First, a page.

A letter from CLC's Director of Fair Housing Betsy Shuman-Moore to the Chicago Reader Editors in response to their story titled Still Separate, Unequal, and Ignored:
To the Chicago Reader Editors:
Thank you, Steve Bogira, Mick Dumke, and the Reader for continuing to spotlight and detail Chicago’s persistent, harmful neighborhood segregation and the need for the Mayor and others to address it, in your recent story “Still Separate, Unequal, and Ignored.” http://www.chicagoreader.com/chicago/still-separate-unequal-and-ignored/Content?oid=16347785
As you pointed out so well, hypersegregation in housing underlies so many of our city’s problems. Where you live largely determines quality of schools, health, crime, and economic development. The City and others can and should do more to address this continuing situation.
The Fair Housing Project of the Chicago Lawyers’ Committee for Civil Rights works to eliminate housing discrimination and segregation and promote fair and equal housing in the Chicago metropolitan area through pro bono legal representation, education, and advocacy.
Under federal, state, county, and city laws, it is illegal to discriminate in housing based on race, national origin, religion, disability, gender, familial status, sexual orientation and source of income, among other classes. Discrimination against people who have Housing Choice Vouchers, formerly called Section 8, has been outlawed by City ordinance for 20 years, to the City’s great credit. The Cook County Board, led by Commissioner and mayoral candidate Jesus “Chuy” Garcia, amended the County’s fair housing ordinance in 2013 to make that the law throughout the county. CLC was pleased to partner with him in that effort. However, as your story said, a Chicago Lawyers’ Committee for Civil Rights study found continued widespread discrimination against these tenants in 2010 and 2011, among other things. More needs to be done.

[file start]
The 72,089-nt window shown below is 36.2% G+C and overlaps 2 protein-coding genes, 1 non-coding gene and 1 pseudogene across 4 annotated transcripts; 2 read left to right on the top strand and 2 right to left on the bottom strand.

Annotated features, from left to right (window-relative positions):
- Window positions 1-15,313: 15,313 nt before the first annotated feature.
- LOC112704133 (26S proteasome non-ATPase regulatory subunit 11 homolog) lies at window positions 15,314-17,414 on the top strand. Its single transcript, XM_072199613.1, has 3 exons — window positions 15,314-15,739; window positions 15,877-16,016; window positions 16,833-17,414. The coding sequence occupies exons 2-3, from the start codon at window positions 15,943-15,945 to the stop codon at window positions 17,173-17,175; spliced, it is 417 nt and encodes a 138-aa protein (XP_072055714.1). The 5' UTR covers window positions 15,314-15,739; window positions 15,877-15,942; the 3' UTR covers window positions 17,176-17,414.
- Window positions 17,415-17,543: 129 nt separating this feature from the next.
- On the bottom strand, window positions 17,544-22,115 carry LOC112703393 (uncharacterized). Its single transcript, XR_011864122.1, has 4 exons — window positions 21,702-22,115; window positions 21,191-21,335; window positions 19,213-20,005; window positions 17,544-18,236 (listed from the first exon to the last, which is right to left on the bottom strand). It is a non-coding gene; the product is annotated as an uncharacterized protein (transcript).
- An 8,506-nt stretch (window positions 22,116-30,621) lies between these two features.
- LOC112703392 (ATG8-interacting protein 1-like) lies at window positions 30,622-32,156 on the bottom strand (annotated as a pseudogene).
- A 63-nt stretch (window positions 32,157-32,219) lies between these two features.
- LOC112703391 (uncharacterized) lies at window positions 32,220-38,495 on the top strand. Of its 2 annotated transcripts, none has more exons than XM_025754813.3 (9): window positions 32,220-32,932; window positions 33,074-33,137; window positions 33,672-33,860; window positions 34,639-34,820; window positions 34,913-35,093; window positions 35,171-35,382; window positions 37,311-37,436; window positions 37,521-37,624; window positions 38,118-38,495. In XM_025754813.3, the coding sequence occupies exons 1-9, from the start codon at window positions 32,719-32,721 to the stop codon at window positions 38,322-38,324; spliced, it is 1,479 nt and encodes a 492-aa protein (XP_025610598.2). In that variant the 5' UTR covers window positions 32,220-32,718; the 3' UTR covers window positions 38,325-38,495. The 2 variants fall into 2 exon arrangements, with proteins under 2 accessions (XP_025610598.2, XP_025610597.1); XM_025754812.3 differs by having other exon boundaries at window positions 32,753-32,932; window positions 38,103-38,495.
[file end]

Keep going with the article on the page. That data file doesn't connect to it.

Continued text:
One important thing the City is doing right now is conducting an “Analysis of Impediments of Fair Housing Choice,” which is examining the current landscape and will make recommendations for change. The City should adequately fund the Chicago Commission on Human Relations to both promptly adjudicate discrimination complaints and deploy ample staff to educate residents and housing industry actors about civil rights and remedies. It should also fund fair housing testing to identify and root out discriminatory practices. Landlords and other housing actors also need to identify and eliminate discrimination. The Chicago Lawyers’ Committee looks forward to working with the City to break down our segregated living patterns.
Very truly yours,
Director, Fair Housing and Hate Crime Projects
The Greens is a 20-minute personal journey documentary that begins when a white college kid sits in a black barber's chair. They journey through time, back into the contentious memory of Chicago's "most notorious" housing project, Cabrini Green, where they confront their deepest assumptions about the neighborhood, its residents, violence, and the possibility of finding common ground.
The Greens is a documentary film screening and discussion with the filmmakers that challenges audiences to think critically about mainstream media narratives and the ways they shape popular perception of race and space in urban America. Sam and Teddy have a unique approach. Teddy, the barber, speaks from lived experience; he grew up in Cabrini-Green and spent most of his life there. Sam, the college kid, relies on extensive historiographical and sociological research from his graduate work at the University of Oxford, where he wrote a dissertation on the rise of mass incarceration and the fall of high rise public housing.
More information at www.thegreensdocumentary.com
Last night the youth of Chicago came together for a youth-led mayoral candidate forum called Youth Speaks! at the Chicago History Museum. Chicago Lawyers' Committee Staff Attorney Candace Moore, with the Educational Equity Project, spoke yesterday morning on WBEZ's Morning Shift about her role in supporting these youth and the mayoral candidate forum. To hear her interview, click here.
Chicago's youth will have a turn to express their vision for the city to mayoral candidates Wednesday at the Chicago History Museum. "Youth Speaks," comprises the only young person led mayoral Q and A and aims to unite Chicago people both young and old in addressing the city's hard hitting issues of social, economic and racial justice. Carlil Pittman an organizer for Southwest Organizing Project and young voter joins us along with Candace Moore of the Chicago Lawyers' Committee for Civil Rights Under Law with more.